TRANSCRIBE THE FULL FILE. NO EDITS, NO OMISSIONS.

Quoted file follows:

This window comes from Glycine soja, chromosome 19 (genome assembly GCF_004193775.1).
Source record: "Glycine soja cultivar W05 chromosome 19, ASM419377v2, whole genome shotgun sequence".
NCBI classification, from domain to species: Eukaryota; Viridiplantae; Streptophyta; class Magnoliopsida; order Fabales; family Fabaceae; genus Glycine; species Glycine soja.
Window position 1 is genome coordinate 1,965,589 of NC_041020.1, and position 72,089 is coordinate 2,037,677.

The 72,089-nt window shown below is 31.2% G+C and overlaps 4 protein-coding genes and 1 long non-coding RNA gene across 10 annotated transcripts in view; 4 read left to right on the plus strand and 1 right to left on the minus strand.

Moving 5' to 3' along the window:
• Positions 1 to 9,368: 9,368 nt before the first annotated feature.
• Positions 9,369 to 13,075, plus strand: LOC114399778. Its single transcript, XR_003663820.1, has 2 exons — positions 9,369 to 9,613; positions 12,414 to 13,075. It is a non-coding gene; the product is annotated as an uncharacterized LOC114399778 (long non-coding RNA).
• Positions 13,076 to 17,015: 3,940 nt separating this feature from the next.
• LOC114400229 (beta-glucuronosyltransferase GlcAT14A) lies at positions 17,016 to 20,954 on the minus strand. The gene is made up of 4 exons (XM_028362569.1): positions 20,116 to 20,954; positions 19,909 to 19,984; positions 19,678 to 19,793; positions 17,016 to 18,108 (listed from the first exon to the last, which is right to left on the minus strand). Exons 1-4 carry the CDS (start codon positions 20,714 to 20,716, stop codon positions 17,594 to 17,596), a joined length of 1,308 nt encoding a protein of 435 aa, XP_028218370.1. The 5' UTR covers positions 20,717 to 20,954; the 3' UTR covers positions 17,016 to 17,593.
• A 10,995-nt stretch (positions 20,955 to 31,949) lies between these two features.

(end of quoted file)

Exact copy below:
This window comes from Glycine soja, chromosome 19 (genome assembly GCF_004193775.1).
Source record: "Glycine soja cultivar W05 chromosome 19, ASM419377v2, whole genome shotgun sequence".
NCBI classification, from domain to species: Eukaryota; Viridiplantae; Streptophyta; class Magnoliopsida; order Fabales; family Fabaceae; genus Glycine; species Glycine soja.
Window position 1 is genome coordinate 1,965,589 of NC_041020.1, and position 72,089 is coordinate 2,037,677.

The 72,089-nt window shown below is 31.2% G+C and overlaps 4 protein-coding genes and 1 long non-coding RNA gene across 10 annotated transcripts in view; 4 read left to right on the plus strand and 1 right to left on the minus strand.

Moving 5' to 3' along the window:
• Positions 1 to 9,368: 9,368 nt before the first annotated feature.
• Positions 9,369 to 13,075, plus strand: LOC114399778. Its single transcript, XR_003663820.1, has 2 exons — positions 9,369 to 9,613; positions 12,414 to 13,075. It is a non-coding gene; the product is annotated as an uncharacterized LOC114399778 (long non-coding RNA).
• Positions 13,076 to 17,015: 3,940 nt separating this feature from the next.
• LOC114400229 (beta-glucuronosyltransferase GlcAT14A) lies at positions 17,016 to 20,954 on the minus strand. The gene is made up of 4 exons (XM_028362569.1): positions 20,116 to 20,954; positions 19,909 to 19,984; positions 19,678 to 19,793; positions 17,016 to 18,108 (listed from the first exon to the last, which is right to left on the minus strand). Exons 1-4 carry the CDS (start codon positions 20,714 to 20,716, stop codon positions 17,594 to 17,596), a joined length of 1,308 nt encoding a protein of 435 aa, XP_028218370.1. The 5' UTR covers positions 20,717 to 20,954; the 3' UTR covers positions 17,016 to 17,593.
• A 10,995-nt stretch (positions 20,955 to 31,949) lies between these two features.